Artemis was a greek goddess, the twin of Apollo, and daughter of Zeus, through one of his many extra-marital affaires. The Romans also worshipped her, but rebranded the goddess to become their Diana. Talking of names, Artemis may have come from the greek word: árktos, which means bear. I understand that in one of the cults of Artemis, young girls were to act out being as wild as bears, which is interesting, but has nothing to do with my title. Must have been fun though.

The story goes that when they were being born, Artemis was born first, and being a precocious little tyke, then helped her mother Leto to give birth to her brother. As such, childbirth became part of her professional portfolio. Childbirth is a major theme in my novel (don’t let this put you off – it is relevant to the story), and hence the first connection with Artemis.

As a 3 year old, she apparently climbed into her father’s lap (possibly after having been beaten by his wife, Hera), and asked for several wishes. One of these was to always remain a virgin, which these days we would perhaps put down to the trauma of seeing childbirth up close. 😉 She also asked for a bow and arrow to be allowed to hunt, to have many names, to have various nymphs and followers (all female), and to become a Light-Bringer.

This last one is particularly interesting to me, and relevant to the title of the book. Some sources suggest that as Apollo represented the sun, Artemis represented the Moon – as a bringer of light in herself. She also seems to be identified with Selene, the goddess of the moon, but whether this is one of her many names, or if she is one aspect of the moon and femininity (the ‘virgin’ stage, as opposed to the mother or the crone) is not really clear. As she was worshipped over a long period of time in many different places, they all may have believed slightly different things of her. Artemis was often depicted with a crescent moon, giving strength to the idea that she was connected with this celestial body.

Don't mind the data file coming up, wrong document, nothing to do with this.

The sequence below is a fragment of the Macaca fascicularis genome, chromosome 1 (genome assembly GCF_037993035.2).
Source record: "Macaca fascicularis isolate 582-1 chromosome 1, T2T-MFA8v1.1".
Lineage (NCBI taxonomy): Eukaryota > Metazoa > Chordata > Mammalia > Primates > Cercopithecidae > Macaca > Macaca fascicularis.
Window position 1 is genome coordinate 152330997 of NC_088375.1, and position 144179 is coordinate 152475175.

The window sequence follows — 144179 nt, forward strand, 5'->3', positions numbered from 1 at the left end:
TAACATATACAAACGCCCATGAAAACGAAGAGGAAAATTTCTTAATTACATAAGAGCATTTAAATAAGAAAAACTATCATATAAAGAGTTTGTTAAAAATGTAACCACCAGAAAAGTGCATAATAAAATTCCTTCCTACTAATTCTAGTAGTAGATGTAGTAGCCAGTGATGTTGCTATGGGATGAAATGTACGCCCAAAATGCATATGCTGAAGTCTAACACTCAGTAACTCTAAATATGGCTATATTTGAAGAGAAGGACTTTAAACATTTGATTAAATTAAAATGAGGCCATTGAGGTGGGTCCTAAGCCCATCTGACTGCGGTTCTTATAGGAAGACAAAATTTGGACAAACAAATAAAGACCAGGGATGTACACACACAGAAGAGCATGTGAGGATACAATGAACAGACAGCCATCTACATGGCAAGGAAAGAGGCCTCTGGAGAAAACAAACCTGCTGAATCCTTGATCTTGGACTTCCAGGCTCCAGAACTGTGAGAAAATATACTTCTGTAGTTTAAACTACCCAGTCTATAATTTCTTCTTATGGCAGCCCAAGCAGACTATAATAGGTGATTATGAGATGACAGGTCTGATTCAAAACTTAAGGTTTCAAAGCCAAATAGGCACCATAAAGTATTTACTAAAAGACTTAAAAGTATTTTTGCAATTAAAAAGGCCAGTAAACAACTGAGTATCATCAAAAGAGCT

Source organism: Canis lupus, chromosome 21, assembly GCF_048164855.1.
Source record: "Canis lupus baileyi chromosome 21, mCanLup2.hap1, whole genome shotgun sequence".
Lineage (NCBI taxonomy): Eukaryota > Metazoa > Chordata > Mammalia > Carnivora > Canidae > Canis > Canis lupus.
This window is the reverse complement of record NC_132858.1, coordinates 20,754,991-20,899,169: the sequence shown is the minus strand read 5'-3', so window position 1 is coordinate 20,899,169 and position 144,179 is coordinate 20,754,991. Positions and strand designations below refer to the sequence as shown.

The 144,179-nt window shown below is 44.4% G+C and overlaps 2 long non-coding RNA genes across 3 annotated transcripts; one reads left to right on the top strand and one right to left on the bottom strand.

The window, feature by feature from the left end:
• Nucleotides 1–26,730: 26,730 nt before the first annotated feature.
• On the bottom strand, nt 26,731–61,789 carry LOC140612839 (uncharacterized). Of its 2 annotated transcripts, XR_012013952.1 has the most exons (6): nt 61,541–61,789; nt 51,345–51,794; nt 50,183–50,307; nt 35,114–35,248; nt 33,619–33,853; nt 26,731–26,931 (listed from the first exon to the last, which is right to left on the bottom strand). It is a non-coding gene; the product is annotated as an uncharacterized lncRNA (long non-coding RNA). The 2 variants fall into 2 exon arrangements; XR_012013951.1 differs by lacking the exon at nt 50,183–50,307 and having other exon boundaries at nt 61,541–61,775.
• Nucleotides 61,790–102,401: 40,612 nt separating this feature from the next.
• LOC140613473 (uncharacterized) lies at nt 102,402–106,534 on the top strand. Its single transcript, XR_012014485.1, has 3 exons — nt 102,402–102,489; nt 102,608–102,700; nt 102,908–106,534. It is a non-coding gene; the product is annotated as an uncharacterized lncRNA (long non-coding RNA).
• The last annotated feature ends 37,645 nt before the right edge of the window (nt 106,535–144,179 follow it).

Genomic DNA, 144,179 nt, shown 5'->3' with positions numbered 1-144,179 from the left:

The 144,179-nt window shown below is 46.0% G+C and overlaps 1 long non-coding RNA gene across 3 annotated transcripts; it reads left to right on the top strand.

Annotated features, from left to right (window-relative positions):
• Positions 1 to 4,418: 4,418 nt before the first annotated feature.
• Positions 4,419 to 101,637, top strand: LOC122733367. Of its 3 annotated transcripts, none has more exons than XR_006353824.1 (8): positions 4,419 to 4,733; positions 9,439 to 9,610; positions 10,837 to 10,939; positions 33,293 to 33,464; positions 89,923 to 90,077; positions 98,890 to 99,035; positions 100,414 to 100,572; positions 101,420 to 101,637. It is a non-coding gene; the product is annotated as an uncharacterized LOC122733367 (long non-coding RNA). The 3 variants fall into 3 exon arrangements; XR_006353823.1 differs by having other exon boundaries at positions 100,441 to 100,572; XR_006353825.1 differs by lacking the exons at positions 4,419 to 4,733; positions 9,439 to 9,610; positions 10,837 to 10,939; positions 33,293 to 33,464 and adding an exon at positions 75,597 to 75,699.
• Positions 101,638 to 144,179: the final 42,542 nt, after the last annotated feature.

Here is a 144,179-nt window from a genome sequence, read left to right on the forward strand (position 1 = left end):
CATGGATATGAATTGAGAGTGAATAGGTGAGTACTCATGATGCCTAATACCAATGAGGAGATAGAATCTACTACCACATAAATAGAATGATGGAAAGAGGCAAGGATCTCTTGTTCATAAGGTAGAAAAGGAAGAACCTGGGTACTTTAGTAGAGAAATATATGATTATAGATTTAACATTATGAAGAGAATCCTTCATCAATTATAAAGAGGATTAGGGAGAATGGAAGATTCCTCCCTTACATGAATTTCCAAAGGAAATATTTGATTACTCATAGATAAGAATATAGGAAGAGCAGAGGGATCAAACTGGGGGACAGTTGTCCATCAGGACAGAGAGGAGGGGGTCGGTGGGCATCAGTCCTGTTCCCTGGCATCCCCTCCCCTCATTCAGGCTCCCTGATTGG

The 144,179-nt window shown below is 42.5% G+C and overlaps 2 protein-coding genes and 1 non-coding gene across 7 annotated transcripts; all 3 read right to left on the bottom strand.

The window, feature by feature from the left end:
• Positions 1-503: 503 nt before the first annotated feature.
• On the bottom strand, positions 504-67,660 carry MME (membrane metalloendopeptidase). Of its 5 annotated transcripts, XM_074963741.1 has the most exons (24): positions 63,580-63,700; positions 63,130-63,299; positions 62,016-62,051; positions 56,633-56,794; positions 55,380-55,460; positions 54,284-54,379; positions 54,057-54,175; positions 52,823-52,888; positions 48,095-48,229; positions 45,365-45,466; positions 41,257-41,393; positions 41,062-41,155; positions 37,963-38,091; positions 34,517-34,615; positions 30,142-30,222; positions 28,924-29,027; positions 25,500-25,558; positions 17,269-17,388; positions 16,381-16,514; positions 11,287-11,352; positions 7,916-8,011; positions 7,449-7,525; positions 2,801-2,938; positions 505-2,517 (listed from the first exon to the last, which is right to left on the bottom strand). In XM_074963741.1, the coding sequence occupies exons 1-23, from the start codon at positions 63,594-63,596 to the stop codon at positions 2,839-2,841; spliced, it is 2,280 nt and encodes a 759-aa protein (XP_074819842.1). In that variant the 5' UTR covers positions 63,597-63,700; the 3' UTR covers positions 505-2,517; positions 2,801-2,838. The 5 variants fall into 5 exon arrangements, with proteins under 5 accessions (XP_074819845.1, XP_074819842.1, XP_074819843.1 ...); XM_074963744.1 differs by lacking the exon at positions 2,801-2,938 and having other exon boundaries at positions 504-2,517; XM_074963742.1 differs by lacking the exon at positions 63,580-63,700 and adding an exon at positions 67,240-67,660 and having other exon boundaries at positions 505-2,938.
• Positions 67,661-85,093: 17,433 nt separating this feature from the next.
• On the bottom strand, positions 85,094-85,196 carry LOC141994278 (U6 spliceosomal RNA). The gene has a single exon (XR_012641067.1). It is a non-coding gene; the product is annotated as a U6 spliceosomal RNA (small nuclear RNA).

The Moon is really the major player in the book, and so we have tie number two.

Various men and gods fancied their chances with the lovely Artemis, but were sadly disappointed. Orion, her hunting companion, was either killed by Artemis when he tried to rape her, or stung by a scorpion which she conjured up. One story has both Orion and his hunting dog being stung by the scorpion, and rising to the heavens to become the constellations of Orion and Sirius. Bouphagos was struck down, Sipriotes was turned into a girl, and Actaeon into a stag. So Artemis was a strong and resourceful woman of the times (which were pretty rough for deities), and well able to look after herself. Many of my female characters in the book have this kind of strength, although they don’t go around randomly slaughtering chaps who cast them sidelong glances.

Artemis’ portfolio also extended to forest and hills, wild places and wild animals.  These places emerge as being of greater importance as refuges and resources throughout the novel, and hence the third tie. In typical style for mythology, she has conflicting aspects of being a madly keen hunter, and also a protector of animals such as stags.